It has been a while since I blogged anything so here is a quick update on the ongoing projects I have as well as a little tweak to the site here and there.
Let’s start with that last one first. Up until recently, I have only been working on one thing at a time, first with The Skid Journals parts 1-1 and 1-2, then re-editing 1-1 and republishing as per my previous blog entry. However, I recently began writing a second short story along with part 1-3 of The Skid Journals. More on this below. So, with this dual project on the go, I felt it was time to start tracking them on the site. And going forward for any future works I have on my table. I have added a progress bar plugin to the sidebar to track ongoing projects and started with the first two and their current states. I was not really able to find any that fully matched what I am looking for, given that my writing is not set to any specific goal in terms of length or content other than getting it done. I was not sure how exactly I would gauge the level of completion of any of my stories and represent them in one single bar. Overall I view my writing to be a three stage process. First is the outline, where I scribble down a note form of the flow of the story. Second, I begin working on the draft for the story, essentially padding out the outline, and usually changing stuff along the way on a small scale as the narrative takes shape more naturally. Finally, I proofread the story giving it two passes of editing. The first focusing mostly on grammar and punctuation and the second pass being a readability check making adjustments to wording and such. With the single progress bar, it is difficult to track this other than estimating the volume of workload represented by each section. It’s not as difficult as it sounds, though, and I feel I know my own writing well enough to quantify my own progress.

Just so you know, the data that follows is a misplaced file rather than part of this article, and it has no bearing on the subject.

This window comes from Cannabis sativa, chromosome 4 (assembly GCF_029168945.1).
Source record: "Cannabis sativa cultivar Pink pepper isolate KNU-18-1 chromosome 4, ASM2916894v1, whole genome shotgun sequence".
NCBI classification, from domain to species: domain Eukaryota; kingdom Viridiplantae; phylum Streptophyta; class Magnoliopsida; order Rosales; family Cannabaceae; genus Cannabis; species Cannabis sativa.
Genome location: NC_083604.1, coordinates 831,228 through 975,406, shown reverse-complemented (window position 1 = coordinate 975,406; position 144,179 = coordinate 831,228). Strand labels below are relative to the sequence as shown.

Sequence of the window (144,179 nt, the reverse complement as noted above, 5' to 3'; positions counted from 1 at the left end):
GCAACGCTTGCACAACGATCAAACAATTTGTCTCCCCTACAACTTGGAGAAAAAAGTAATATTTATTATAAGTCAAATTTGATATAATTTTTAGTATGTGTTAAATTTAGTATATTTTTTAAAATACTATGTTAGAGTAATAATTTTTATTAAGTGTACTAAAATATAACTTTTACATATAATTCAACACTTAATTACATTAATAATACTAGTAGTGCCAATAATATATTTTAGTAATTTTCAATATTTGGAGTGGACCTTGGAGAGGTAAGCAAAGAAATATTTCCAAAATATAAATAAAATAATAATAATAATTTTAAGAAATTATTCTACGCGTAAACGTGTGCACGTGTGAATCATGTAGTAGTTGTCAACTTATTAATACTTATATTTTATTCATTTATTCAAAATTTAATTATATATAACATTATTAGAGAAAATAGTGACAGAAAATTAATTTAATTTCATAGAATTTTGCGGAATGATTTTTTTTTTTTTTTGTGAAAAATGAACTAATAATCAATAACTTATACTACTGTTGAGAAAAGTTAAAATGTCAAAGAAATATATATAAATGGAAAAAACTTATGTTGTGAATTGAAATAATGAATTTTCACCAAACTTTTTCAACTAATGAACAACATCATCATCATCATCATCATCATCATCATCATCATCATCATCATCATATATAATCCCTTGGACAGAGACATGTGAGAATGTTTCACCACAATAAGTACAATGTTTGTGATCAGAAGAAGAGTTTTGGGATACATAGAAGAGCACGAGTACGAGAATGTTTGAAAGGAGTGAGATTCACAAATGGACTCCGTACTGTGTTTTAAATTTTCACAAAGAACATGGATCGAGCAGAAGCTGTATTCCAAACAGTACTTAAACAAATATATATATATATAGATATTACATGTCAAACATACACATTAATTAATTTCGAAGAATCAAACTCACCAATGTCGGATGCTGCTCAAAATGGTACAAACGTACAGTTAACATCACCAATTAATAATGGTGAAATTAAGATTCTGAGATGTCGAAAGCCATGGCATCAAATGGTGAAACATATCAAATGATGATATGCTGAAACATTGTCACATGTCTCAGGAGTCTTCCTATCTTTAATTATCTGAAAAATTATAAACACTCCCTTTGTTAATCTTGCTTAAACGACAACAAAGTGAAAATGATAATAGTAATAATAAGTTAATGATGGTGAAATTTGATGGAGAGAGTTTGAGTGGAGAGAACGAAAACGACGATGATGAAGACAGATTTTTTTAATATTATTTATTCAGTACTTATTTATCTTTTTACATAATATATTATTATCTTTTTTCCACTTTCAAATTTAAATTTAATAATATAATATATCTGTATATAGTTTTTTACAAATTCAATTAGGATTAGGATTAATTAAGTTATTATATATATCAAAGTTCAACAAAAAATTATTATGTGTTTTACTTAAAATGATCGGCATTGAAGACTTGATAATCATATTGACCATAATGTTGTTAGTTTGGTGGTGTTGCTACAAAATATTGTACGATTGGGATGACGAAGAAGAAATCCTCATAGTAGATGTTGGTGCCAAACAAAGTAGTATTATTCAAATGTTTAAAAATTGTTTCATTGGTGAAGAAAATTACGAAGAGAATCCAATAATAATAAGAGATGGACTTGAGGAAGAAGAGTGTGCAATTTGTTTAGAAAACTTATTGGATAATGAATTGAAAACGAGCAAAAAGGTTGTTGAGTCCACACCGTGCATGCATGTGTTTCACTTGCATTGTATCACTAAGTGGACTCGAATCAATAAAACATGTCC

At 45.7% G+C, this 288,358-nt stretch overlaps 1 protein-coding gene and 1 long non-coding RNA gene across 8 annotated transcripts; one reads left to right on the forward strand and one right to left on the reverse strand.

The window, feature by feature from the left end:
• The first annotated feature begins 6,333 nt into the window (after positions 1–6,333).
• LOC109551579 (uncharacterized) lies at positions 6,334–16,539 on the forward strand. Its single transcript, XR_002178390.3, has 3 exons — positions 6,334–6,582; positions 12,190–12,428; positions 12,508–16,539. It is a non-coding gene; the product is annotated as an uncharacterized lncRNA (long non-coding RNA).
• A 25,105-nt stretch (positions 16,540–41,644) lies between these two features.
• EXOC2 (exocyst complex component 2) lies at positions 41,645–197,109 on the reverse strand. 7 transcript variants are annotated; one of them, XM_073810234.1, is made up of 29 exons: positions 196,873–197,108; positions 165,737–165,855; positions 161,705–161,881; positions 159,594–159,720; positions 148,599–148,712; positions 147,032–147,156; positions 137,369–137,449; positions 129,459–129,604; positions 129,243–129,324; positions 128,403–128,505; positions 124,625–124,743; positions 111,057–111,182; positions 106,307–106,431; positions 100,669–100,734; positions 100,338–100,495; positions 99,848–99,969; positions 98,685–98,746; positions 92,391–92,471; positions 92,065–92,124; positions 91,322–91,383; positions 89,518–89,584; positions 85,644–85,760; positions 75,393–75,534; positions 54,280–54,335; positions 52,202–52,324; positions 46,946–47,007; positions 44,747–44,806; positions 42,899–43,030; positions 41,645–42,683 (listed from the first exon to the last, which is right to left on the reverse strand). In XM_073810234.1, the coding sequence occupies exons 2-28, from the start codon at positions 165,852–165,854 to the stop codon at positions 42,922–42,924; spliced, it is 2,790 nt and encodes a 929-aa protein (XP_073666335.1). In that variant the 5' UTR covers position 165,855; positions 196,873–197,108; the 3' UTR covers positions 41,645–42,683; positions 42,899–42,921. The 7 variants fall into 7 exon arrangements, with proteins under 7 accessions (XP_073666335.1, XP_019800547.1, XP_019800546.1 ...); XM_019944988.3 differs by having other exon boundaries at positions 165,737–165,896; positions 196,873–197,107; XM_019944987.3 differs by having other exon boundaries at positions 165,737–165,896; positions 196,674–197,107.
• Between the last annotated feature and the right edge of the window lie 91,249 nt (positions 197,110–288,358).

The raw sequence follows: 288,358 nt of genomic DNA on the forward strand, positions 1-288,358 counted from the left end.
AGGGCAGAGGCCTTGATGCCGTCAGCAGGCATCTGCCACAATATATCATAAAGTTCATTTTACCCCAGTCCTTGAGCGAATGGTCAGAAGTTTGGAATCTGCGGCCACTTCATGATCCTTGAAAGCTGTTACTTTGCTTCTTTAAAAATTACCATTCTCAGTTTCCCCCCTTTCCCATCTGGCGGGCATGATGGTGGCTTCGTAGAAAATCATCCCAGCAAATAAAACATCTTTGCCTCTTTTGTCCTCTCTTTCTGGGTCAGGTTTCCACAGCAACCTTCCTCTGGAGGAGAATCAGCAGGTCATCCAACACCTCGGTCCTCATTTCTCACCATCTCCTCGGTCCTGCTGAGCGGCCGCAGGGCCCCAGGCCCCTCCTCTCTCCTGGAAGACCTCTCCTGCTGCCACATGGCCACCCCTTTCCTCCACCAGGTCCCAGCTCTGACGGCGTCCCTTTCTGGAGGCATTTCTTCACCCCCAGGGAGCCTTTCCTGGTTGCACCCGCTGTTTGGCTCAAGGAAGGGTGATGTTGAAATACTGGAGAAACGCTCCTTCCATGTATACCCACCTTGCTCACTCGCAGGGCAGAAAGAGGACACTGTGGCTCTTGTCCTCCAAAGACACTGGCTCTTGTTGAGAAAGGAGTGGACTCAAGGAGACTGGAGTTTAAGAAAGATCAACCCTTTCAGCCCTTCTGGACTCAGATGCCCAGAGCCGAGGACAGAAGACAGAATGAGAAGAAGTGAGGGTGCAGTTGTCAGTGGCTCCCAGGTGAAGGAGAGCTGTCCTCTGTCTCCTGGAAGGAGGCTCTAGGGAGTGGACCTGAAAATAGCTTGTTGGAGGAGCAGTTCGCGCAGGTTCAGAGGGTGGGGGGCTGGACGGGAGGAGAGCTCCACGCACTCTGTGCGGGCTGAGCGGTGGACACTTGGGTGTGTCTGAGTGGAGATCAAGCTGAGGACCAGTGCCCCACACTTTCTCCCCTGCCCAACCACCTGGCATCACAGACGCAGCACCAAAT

Something I am very much aware of as a budding writer is, you must always be ready to learn new things. Another thing I believe is that you can never have too much critique, and should never take it badly when it comes your way. Recently I published the first and second parts of The Skid Journals story series, feeling rather proud of my efforts. This is not saying much, however, given that when writing in the past I would feel ‘good’ about what I was doing. And if checking over my old EVE Online character story backlog has taught me anything, it is that my writing had a long way to go back then. Either way, that does not mean I took a look at my new works here and realized I had written a mess. Far from it, in fact. Though who knows how I might feel in 10 years time, looking back at this site. Only time can tell.